HIGHER VARIABILITY IN DYADIC INTERACTION PLAYS A POSITIVE ROLE IN THE DECISION MAKING OF FUTSAL PASSING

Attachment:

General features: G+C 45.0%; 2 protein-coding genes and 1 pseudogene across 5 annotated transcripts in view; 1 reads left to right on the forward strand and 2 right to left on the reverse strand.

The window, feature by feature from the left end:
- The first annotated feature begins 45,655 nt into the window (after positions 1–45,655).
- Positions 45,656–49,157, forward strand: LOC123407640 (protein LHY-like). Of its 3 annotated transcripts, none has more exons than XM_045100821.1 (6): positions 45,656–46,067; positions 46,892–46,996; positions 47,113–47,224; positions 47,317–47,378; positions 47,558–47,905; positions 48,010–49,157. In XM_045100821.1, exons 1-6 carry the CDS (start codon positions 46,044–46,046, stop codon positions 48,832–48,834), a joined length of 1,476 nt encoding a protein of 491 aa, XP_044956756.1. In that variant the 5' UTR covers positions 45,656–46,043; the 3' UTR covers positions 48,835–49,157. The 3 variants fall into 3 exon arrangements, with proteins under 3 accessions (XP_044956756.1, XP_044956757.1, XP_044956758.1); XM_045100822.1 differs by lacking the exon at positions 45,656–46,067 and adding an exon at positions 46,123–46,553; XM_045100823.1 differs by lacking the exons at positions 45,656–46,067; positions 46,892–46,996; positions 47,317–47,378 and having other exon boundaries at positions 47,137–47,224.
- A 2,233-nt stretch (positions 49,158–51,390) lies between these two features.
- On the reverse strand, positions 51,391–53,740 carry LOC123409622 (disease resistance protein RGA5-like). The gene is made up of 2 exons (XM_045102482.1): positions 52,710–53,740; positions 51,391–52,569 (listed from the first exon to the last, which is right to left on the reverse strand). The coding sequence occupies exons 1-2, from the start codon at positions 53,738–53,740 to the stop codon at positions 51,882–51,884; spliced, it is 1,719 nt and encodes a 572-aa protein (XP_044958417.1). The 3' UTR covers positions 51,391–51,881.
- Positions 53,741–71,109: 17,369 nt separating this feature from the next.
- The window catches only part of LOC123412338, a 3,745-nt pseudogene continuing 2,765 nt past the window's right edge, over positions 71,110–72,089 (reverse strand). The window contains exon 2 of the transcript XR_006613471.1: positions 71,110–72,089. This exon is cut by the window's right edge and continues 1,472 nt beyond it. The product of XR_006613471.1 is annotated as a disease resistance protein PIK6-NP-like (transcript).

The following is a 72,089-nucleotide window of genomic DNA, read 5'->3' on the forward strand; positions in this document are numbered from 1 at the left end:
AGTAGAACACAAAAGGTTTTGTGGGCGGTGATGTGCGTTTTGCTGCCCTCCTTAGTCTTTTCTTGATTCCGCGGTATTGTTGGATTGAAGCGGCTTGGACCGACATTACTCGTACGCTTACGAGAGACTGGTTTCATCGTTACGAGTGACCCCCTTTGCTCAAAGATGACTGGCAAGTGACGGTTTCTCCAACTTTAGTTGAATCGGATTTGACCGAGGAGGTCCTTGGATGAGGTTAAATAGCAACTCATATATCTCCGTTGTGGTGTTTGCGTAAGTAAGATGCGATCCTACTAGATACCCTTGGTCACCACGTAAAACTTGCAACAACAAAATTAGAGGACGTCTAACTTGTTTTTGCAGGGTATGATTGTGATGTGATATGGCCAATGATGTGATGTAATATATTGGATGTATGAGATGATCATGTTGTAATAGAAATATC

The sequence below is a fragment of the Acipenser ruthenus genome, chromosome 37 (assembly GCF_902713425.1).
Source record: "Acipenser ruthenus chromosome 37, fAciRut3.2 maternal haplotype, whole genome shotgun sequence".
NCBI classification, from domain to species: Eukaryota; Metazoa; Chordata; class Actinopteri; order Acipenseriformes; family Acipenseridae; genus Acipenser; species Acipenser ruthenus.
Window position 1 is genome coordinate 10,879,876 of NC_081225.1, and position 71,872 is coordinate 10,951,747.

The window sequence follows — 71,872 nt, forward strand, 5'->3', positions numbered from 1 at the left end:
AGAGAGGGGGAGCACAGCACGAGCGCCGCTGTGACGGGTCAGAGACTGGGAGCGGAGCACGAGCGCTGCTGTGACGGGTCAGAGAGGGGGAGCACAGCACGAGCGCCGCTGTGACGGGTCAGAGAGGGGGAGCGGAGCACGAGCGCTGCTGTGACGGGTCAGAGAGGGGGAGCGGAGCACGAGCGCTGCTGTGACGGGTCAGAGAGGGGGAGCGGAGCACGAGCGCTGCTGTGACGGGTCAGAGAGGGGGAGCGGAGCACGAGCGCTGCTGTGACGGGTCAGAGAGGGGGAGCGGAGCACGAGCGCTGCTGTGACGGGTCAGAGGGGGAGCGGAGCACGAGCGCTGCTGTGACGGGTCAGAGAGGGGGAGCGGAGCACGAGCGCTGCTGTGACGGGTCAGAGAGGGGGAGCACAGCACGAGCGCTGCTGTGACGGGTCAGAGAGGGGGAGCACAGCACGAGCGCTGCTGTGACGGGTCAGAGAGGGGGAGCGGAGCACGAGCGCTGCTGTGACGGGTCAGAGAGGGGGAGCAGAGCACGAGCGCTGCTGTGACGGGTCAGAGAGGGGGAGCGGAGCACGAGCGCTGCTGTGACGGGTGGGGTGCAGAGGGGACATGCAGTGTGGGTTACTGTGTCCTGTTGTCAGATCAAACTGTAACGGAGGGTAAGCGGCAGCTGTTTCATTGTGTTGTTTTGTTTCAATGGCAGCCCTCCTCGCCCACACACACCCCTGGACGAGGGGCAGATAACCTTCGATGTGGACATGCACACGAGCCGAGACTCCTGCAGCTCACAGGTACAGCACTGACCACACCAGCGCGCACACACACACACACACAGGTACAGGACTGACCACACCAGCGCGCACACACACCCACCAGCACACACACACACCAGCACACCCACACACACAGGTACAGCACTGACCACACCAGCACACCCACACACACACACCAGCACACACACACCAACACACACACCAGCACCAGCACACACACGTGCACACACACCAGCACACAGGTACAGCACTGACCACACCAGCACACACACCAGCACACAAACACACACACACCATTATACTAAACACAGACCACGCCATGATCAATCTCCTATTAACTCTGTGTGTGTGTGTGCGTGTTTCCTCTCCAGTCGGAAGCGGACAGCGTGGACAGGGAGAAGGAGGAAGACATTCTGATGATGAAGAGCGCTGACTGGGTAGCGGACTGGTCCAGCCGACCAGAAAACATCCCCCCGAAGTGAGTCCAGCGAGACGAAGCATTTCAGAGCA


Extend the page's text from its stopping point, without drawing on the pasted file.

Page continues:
This study investigated the role the dyadic interaction variability plays in influencing decision making on passing in the sport of futsal. Participants were 40 male students (M = 13.6 years, SD = 0.7) from physical education classes of a Brazilian school. They were randomly divided into eight teams, which played four games of 24 minutes according to the rules of the under-14 category of the local Futsal Federation. From the games, a sample of 80 sequences of play involving passes were randomly selected, from the moment the ball carrier got possession of the ball until the moment he passed it. From the x and y coordinates of all outfield players’ displacement, variability of running correlation, cross-correlation, centroid and interpersonal distance were calculated as measures of dyadic interaction. Results showed that the interaction of passer and receiver dyads were more variable than the remaining dyads. Moreover, it was verified that passer dyad had the highest variability. The findings enabled us to conclude that, from the attackers’ point of view, variability played a positive role. In addition, it appeared that the passer sought to disrupt the interaction with his defender to perform the pass more than his teammates did to receive it. It appears that the skills of passing and receiving in the sport of futsal imply the ability to vary.
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